According to Pramila Gachhadar in her work “Tharu women and their Art and crafts” Tharus are fond of beauty which can be reflected in several ways, one of them being the designs and decoration on the walls of their houses. Tharu houses are decorated by their women folk who make beautiful paintings, mouldings in relief, engravings, etc on them. Especially before ceremonies, festivals or in special functions they try to make the house good looking by recolouring the paintings already made or by making new one if necessary. But it was found that the Morangiya tharu houses are decorated with beautiful mokhaa and mokha arts. The walls of houses are of mud when dry the wall is smeared with pond clay mixed in water (laththa maati). The wall is smeared with different types of mud locally called ‘laal maati’, ‘ujra maati’. This gives the walls a beautiful white or brick -red colour. Today, different kinds of chemical colours are easily
available in the market and can be used for this purpose. Various colors are used for paintings and designing like black, red, green, white, yellow etc. Some more colors are acquired by mixing more than two colors to increase the glaze and for attraction. There is no hard and fast rule for the application of colors. But mostly they try to match with colors of nature. For example, flowers painted red, yellow, pink etc and leafs painted green. But some painters use other color too in the leaf so it is depends on the personal interest and preference of the artist.
Some arts & crafts of Tharu used for decorative purpose are described as follows: Mokhaa art is popular endemic art of Tharu community. Tharu women perform their traditional, cultural and spiritual expression through mokhaa art over the walls especially at the two sides of door. After composing the hand art using clay soil, they again add various suitable colors. Even the component of local environment like plants and birds can be seen over these mokhaa arts. Well decorated house displaying mokhaa art is still known as a house having lucky women. There is prosperity in a house having mokhaa. According popular belief among the tharus, if there is no mokhaa in someone’s house, half kg rice is lost every day. From the two sides of mokhaa various designs of flowers (latpat) are made locally called mokha. Besides flowers, different birds (like peacock, parrot etc) & animals such as elephants horse etc are also made with mud, a special type of mud which has elasticity called latthaa maati. After shaping the mokha they are colored to give the finishing touch. Mokha is also made around the windows and over the wall. One week to one month time is taken for making these mokha depending upon the size and designs of mokha . The main materials required for making mokha and mokhaa are water, milk of cow or goat, jute fibres, clay. No special training is given to Tharu women and girls rather they get knowledge of it from their parents and society. Chakka it is made from clay;especially womed are involved in making this Chakka. Chakka is constructed in the in the inner and outer wall of house. Generally it is made in straight of door, for show as well to put things. Chakka can made in various artistc shape and sizes. Korha; painted with lal maati and ujra maati on the wall of Osra. Khutta;Pilar of wood corridor of home which is plastered with mud in various designs. various colour are applied for making various designs like plants, flowers, animals like elephants, peacock, tree, birds leaves etc. on the wall facing towards the street.”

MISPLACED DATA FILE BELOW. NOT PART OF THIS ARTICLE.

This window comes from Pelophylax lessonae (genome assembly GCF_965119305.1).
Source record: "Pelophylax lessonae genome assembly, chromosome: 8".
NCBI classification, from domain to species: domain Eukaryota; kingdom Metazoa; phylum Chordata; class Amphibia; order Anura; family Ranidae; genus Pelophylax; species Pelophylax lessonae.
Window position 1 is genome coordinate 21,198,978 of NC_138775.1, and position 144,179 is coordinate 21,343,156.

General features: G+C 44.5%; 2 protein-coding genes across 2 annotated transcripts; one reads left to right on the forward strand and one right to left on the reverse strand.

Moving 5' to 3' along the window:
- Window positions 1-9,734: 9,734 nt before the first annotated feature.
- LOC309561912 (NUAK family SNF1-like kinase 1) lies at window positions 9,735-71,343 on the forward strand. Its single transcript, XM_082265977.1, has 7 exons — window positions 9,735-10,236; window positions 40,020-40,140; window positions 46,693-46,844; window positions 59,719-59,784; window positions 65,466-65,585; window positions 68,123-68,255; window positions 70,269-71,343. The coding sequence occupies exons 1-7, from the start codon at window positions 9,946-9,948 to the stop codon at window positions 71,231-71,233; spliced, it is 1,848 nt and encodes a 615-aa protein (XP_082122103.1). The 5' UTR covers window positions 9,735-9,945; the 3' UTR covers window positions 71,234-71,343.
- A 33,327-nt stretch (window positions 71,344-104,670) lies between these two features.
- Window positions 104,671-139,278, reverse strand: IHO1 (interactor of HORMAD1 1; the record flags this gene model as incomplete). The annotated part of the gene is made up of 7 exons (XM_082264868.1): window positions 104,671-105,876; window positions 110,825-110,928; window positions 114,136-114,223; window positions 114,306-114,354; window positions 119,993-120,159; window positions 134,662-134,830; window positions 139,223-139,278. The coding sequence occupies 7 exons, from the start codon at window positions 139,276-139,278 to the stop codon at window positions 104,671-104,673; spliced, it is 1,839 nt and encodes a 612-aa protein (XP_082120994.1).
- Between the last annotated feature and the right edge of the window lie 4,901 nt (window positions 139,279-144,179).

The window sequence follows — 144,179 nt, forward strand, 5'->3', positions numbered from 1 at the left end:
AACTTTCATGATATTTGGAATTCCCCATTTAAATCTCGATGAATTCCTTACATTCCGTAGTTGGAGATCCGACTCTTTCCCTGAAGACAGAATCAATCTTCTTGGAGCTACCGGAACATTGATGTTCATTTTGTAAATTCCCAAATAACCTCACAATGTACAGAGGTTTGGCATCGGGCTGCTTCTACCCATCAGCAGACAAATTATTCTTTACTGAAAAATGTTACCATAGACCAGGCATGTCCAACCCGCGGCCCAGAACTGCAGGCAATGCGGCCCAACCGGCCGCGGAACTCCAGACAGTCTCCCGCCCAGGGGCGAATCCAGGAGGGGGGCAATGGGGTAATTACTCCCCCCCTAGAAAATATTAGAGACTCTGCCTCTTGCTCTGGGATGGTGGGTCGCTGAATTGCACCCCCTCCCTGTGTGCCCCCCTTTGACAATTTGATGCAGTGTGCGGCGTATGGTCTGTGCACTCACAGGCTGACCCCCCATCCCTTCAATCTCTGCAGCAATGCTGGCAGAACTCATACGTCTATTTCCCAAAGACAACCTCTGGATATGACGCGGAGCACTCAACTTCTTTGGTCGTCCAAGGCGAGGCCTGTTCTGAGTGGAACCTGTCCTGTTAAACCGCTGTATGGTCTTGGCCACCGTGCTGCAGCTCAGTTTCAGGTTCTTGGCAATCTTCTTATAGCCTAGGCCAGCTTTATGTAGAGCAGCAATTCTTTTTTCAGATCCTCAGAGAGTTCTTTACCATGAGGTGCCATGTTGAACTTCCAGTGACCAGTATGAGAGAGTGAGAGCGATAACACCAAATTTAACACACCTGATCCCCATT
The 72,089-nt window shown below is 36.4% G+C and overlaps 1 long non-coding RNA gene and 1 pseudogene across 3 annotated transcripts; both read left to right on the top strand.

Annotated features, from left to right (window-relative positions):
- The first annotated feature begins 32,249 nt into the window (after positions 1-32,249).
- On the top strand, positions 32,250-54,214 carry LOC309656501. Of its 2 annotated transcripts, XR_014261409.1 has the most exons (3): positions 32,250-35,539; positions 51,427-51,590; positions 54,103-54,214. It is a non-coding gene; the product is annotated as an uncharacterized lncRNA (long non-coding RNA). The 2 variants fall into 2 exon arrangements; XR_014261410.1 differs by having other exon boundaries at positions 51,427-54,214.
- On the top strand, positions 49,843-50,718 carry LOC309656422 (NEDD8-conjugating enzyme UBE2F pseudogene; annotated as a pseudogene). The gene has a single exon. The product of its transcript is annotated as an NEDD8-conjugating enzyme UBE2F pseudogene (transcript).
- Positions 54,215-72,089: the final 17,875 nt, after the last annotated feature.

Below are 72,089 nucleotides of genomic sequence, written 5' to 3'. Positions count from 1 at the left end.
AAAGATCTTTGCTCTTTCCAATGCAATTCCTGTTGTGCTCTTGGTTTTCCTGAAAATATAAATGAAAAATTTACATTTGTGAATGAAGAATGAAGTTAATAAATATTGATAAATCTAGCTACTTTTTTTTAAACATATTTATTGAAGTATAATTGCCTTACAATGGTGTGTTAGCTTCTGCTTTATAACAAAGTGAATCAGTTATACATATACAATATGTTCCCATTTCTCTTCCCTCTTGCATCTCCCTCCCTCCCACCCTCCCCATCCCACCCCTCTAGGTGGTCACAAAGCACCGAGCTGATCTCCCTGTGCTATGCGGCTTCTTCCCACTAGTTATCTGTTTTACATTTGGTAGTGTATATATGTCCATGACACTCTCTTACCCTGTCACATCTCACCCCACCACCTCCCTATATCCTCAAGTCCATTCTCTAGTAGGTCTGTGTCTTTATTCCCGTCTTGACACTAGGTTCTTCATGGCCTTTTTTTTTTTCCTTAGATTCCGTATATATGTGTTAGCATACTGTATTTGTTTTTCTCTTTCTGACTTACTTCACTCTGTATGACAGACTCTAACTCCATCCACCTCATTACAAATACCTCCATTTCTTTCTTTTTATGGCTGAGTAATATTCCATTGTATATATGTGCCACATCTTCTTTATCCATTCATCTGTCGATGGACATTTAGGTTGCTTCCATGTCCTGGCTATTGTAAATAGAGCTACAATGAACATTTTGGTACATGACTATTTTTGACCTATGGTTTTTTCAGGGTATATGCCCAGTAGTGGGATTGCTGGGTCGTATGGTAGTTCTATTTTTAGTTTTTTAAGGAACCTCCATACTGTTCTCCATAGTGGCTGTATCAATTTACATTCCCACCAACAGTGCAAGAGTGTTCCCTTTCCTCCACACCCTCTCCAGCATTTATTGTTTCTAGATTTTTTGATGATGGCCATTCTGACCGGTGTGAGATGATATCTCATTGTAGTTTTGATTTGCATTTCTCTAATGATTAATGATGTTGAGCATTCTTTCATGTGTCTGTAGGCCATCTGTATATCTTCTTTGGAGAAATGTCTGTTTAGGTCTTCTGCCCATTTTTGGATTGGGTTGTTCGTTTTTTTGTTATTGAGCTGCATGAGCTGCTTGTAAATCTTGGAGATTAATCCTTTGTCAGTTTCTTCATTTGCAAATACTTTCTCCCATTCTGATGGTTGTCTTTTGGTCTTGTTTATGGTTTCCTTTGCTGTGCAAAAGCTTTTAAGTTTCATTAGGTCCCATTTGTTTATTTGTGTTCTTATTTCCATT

Referring to the work of Suman, the author of this article, Abhi Subedi says ”he has used the relief of Tharu and Mithila art. …For example, the wall paintings of the Tharu people are treated with a naturalness that is simple and poetic.” In my exhibitions, I have incorporated the images from Dhushadh, Jhanger, Dhimal, Santhal, Satar and Tharu indigenous communities artwork of the “Bhitti-chitra” or “Mokha” (doorstep) paintings that adorn the façade of a Tharu home with decorative elements around the doorstep and windows also find expression in my series.
– Published in Lalitkala Patrika (Magazine), April 2015